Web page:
• Luke Atkinson 30th March 2012 at 1:10 pm

    I bet the FSA roll over on this – I wonder how much the CML’s members pay each year in levies?

    Its a shame as it will extend the cowboy information only brigade’s already expired shelf life – both lenders and brokers alike.

  • Kevin Friend 30th March 2012 at 12:49 pm

    This stance by the CML is insensitive at best towards Brokers, many of whom provide good business to all memebers of the CML, valuers, solicitors and yes, lenders too. How can there be one rule for one and not the other? I have listened to arguments where lenders have clearly attempted to hide behing a non-advised sale, albeit, charging fees and giving advice during the sales process. This approach needs to be addressed, memeber of the CML are being misrepresented, I can not belive that they all subscribe to this.

  • not a surprise 30th March 2012 at 12:04 pm

    FSA must not change their intention for compulsory advice, all consumers deserve the protection that the advice process offers.

    Furthermore if lender call centre staff are not able to readily asses a clients options and provide advice then that doesnt say much for them and says alot about the lender.

    It is crystal clear that consumers are served better via intermediaries on many levels.

    If lenders just concentrated on lending money instead of trying to take over insurance and investment chanels the world would be a better place.

    Sorry CML, appears you have a biased view here, and unlike mine its not in favour of the consumer.

  • john smith 30th March 2012 at 12:03 pm

    lets hope the FSA stick to their guns.

  • Maurice Edgington 30th March 2012 at 11:53 am

    I absolutely agree. This approach should also be considered for broking firms. Not all broking firms work on a face to face basis and at the same time may offer only products from a restricted panel of lenders(does anyone actually offer mortgages from every lender?) Customers should be given the right to choose not to be told by the regulator what form of contact they must have. Has everyone forgotten the word option. Give customers the option of and explanation of what advice is and what non advised really is. CML seems to have left this rather late but last minute is better than nothing.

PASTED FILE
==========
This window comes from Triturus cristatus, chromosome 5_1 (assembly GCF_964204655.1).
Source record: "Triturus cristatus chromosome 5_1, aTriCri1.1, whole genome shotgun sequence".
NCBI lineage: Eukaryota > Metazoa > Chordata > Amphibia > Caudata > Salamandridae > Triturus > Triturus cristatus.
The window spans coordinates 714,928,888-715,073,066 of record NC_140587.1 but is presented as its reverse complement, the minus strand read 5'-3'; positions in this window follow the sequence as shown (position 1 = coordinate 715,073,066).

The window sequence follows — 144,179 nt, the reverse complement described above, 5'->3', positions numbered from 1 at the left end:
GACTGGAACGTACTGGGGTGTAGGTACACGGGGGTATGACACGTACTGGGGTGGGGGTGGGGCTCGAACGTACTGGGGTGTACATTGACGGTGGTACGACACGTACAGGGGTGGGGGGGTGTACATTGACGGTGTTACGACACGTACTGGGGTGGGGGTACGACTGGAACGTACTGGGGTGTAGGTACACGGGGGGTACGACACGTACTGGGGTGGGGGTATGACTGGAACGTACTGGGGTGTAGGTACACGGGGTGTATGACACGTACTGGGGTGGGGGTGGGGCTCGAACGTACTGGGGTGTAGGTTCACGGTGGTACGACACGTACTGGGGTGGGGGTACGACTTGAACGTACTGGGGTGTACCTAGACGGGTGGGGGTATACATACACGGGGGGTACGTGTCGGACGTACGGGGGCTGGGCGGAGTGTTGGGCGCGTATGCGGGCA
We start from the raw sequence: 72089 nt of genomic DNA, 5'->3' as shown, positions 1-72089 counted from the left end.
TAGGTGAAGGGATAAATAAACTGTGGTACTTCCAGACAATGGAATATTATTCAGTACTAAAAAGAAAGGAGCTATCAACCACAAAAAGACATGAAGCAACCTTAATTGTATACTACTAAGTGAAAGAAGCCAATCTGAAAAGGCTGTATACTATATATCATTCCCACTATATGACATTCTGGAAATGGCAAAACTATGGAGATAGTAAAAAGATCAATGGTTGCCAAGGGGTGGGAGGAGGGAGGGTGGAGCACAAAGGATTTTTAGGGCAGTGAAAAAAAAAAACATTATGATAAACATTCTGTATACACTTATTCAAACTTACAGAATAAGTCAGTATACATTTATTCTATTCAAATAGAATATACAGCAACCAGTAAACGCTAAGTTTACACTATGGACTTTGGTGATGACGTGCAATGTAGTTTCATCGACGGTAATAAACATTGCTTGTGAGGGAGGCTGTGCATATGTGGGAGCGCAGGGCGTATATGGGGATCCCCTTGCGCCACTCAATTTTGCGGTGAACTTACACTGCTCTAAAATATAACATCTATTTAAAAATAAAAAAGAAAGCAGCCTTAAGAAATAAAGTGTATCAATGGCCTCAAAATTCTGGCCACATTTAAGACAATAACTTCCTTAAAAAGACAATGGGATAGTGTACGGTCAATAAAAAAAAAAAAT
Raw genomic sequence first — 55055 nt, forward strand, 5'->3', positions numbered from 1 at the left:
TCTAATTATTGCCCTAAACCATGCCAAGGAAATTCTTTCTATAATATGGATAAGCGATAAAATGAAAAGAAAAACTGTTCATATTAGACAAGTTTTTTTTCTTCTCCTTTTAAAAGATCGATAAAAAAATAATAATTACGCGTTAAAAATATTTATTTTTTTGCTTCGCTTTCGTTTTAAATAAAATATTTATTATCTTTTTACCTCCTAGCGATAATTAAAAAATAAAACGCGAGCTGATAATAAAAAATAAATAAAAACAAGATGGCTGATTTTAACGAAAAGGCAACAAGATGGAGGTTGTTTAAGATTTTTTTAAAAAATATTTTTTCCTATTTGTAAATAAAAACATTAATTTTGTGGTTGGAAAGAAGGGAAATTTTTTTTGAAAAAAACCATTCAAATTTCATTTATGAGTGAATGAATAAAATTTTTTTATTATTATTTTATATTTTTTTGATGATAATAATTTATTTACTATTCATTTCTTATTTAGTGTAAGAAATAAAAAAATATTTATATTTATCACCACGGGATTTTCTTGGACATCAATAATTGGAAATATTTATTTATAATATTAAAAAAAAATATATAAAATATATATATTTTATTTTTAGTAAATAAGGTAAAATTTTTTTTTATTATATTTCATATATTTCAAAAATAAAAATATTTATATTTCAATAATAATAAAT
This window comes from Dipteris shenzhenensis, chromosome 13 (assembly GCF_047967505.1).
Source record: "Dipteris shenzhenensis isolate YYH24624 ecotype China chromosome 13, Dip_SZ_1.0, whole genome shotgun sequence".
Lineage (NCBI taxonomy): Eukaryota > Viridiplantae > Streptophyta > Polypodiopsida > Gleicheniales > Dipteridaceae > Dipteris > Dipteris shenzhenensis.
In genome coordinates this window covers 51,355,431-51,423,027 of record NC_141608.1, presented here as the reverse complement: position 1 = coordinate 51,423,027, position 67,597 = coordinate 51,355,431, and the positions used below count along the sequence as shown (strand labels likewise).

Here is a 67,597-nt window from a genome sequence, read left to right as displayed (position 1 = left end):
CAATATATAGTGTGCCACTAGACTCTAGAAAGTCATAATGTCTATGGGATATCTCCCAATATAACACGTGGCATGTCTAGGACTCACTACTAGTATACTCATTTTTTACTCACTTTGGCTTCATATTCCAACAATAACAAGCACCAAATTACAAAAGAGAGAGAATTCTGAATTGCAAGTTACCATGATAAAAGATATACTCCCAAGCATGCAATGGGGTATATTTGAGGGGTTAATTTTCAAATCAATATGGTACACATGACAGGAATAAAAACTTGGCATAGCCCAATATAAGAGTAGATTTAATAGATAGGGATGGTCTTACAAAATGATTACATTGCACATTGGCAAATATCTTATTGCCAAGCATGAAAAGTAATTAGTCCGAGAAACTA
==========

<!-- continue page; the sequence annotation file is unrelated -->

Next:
• GARY 30th March 2012 at 11:50 am

    Lenders will get what they want. It’s only brokers that have no voice, no influence and currently seem to have no value to most lenders.
    I know that some brokers give bad advice or submit fraudulent mortgage applications, but the vast majority of us do not. However this type of bad behaviour is well documented & has/is being addressed. However, we don’t get to hear about the huge number of fraudulent mortgage cases lenders are submitting direct, or the cases where clients are being advised what mortgage products to choose, when they don’t actually give advice.
    The FSA is toothless until it comes to brokers, then it acts like the Kray Twins.

  • Mike Snorkins 30th March 2012 at 11:50 am

    Poor old banks… my heart’s bleeding for them. So, the FSA requirement for qualified advisers means that it will cost them more and take longer – welcome to the real world guys. As for restricting competition, well, there’s still a few 1000 independents available to assist. However, I’m sure the FSA will bend over and take it up the tail-pipe. I hope I’m wrong…

  • Andrew Haynes 30th March 2012 at 11:48 am

    my costs would be dramatically reduced and the saving in processing time would be massive if the sales I transacted didn’t carry an Advised Sale tag. However, as soon as a client asks me the question, why should I? or what is better? then I have to give an advice based answer. Why should this not apply to lenders? Will their staff refuse to answer such questions, explaining that independent advice should be sought? I think not. It’s the same old story, the biggest feet stamp hardest!

  • Hammer69 30th March 2012 at 11:44 am